http://macintouch.com/
Looks nice, bookmarked. I haven't spent much time there yet, because...

Quote:
Originally Posted by ktinkel
And David Pogue’s Missing Manual for Leopard has recently been published (in print); I find that to be an essential reference.
... this is where I spent most time today, especially going through a lot of utilities in one of the "Missing CD-Roms". A lot of useful stuff, but I was also appalled by how many functionalities are available only as shareware when the equivalent would be available for Windows not only with more functionality, but free, in three different versions or so. One site with lots of really simple tools, nothing cheaper than $15. I didn't bookmark that one! With a much smaller market I guess that's to be expected, but the extent of it still took me by surprise. Still, I ended up with a lot of bookmarks, there is at least some useful stuff available as freeware and even open source.

Quote:
Originally Posted by ktinkel
All of these have advice on setting up Windows on your new Mac. There are several approaches, each with pros and cons (of course!). You can let me know what you decide. I have a copy of Windows XT but haven’t got to the point of installing that myself.
I haven't even gotten that far yet... but I did make great progress today. Isaac is beginning to feel like a team member rather than a stranger

Thanks for the great tips!

   
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Old 12-25-2007, 06:54 AM   #6
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... this is where I spent most time today, especially going through a lot of utilities in one of the "Missing CD-Roms". A lot of useful stuff ...
... including one utility that supposedly would allow sharing more than just user's home directories: SharePoints. It's wonderful! not only does it do that (which worked quite nicely), but it also has a "tab" to put the machine into a workgroup for Windows, so now Windows actually recognizes the whole machine (by name) as well. So now I can not only see Grace and Alan from Isaac, but Grace and Alan can see Isaac right in workgroup AMSTERDAM as well. Networking makes sense again.

I understand that the facilities offered by SharePoints used to be in OS X 10.3 but was taken out in 10.4 except a server version - how stupid: sharing peer-to-peer is no server functionality! SharePoints works flawlessly.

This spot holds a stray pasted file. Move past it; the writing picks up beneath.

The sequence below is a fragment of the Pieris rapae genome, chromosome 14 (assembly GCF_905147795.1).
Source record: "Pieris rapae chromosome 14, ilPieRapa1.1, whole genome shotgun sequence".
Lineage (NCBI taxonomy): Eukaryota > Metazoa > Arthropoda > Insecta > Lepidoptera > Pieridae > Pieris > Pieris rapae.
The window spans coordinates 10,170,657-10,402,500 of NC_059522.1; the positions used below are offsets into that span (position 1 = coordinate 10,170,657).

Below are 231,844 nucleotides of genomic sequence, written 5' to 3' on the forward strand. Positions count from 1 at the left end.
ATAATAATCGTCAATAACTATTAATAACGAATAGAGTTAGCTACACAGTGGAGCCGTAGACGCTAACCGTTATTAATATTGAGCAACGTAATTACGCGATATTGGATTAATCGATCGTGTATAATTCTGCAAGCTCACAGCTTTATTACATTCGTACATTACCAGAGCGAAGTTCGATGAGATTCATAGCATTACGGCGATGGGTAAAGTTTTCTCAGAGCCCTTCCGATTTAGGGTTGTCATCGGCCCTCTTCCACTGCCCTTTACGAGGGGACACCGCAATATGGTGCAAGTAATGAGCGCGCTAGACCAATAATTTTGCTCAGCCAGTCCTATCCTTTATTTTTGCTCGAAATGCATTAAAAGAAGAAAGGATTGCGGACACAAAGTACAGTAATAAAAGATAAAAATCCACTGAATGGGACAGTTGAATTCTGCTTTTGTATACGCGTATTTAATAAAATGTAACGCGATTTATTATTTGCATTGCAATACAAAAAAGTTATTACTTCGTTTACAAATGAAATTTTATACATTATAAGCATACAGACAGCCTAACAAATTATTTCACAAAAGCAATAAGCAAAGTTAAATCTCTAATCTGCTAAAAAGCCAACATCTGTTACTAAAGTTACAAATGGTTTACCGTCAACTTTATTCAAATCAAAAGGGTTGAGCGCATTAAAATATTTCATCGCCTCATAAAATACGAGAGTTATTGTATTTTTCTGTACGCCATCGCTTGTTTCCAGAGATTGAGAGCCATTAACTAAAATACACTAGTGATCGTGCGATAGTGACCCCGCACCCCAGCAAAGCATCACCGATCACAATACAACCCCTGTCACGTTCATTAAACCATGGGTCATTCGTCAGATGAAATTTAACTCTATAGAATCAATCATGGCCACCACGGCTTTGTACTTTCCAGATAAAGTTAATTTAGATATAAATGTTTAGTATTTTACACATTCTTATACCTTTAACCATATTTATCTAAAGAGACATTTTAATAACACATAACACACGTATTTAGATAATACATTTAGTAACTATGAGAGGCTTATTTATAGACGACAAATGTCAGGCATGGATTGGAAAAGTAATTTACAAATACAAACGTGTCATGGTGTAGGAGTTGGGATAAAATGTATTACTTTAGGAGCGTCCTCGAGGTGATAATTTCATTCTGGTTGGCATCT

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Old 12-25-2007, 11:56 AM   #7
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I got quite excited about that and downloaded and installed it. But it quits unexpectedly every time I try to configure it, so it seems the latest version doesn't work with Leopard. I've joined their e-mail list and hope to use it when a Leopard version becomes available.

In the meantime, I'll just continue to use a USB stick for file transfers.

   
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Old 12-25-2007, 02:04 PM   #8
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I got quite excited about that and downloaded and installed it. But it quits unexpectedly every time I try to configure it, so it seems the latest version doesn't work with Leopard.
Did you close all open apps?

I thought it was compatible with Leopard, but if not I may wait a bit with installing that: SharePoints made all the difference to my networking.

   
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Old 12-25-2007, 02:11 PM   #9
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Did you close all open apps?

I thought it was compatible with Leopard, but if not I may wait a bit with installing that: SharePoints made all the difference to my networking.
No, I didn't close all open apps. I'll try again.

Looking at the SharePoints home page, they seem to have a new version for each version of OS X.

   
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Old 12-25-2007, 08:28 PM   #10
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No, I didn't close all open apps. I'll try again.

Looking at the SharePoints home page, they seem to have a new version for each version of OS X.
Ah, yes - did you get the matching version?

(I'll stick to Tiger for a while anyhow.)